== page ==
Stellenbosch University and Unitaid have signed an MoU for US$ 18.9 million grant to develop child-friendly and preventive therapy for treating multidrug-resistant TB in children.
The agreement to this end has been sighed at the 50th Union World Conference on Lung Health (WCOLH) taking place in Hyderabad, India.
Fostering the idea, Better Evidence and Formulations for Improved MDR-TB Treatment for Children (BENEFIT Kids) project, will be implemented in three countries including South Africa, India and the Philippines.
The project focuses on increasing access to quality-assured MDR-TB medicines that have formulations that are child-friendly. These preventive therapies will be made appropriate for children, with better taste, optimal dosing, safety, efficacy and acceptability, according to a statement by The Union.
According to WHO, in 2018 nearly1.1 million children became ill with TB and 251,000 children died of the disease. More than 95% of children with MDR-TB do not currently receive treatment.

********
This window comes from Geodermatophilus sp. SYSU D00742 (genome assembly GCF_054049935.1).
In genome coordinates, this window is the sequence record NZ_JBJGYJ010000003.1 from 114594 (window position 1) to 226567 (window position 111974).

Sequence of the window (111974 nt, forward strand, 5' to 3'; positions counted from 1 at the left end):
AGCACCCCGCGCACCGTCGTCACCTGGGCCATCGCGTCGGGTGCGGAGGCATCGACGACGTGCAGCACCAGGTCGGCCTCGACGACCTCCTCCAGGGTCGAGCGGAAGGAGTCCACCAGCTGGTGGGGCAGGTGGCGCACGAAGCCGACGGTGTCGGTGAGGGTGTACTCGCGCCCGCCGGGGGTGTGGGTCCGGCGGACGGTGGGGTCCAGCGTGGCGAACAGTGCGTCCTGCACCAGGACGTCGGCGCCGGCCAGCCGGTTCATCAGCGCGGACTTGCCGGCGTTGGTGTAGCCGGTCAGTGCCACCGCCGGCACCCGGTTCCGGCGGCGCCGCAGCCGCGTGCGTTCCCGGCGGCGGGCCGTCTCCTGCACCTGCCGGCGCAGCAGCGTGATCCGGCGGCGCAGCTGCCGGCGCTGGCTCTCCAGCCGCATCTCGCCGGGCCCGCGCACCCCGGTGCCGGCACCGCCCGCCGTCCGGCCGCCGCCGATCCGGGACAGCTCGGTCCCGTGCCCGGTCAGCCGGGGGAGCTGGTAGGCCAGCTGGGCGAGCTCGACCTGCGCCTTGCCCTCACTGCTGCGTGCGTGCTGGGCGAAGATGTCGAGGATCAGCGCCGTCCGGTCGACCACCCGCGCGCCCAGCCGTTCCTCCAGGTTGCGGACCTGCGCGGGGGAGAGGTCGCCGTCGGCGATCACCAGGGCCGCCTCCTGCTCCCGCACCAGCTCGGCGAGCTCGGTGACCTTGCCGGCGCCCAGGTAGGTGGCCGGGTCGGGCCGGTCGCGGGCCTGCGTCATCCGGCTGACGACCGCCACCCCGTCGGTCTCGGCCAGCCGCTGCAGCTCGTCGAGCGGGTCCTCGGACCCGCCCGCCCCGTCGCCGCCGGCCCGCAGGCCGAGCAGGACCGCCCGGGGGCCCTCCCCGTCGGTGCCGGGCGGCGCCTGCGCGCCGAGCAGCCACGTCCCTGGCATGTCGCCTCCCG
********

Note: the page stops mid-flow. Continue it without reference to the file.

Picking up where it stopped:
For those children who receive therapy, the treatment regimens are long, bad-tasting, toxic, and often cause severe side effects such as irreversible hearing loss. Children are typically treated mostly with adult tablets that need to be crushed.
“Children have the same rights to health that adults do, and yet children with drug-resistant TB are widely neglected,” says José Luis Castro, Executive Director of the International Union Against Tuberculosis and Lung Disease.
“Every child affected by TB has a right to receive care that is entirely appropriate for them,” he adds.
Stellenbosch University will be working with TB Alliance, University of California San Francisco, De La Salle University Medical Center, Johns Hopkins University, BJ Medical College, Uppsala University and Chiang Mai University in promoting the project.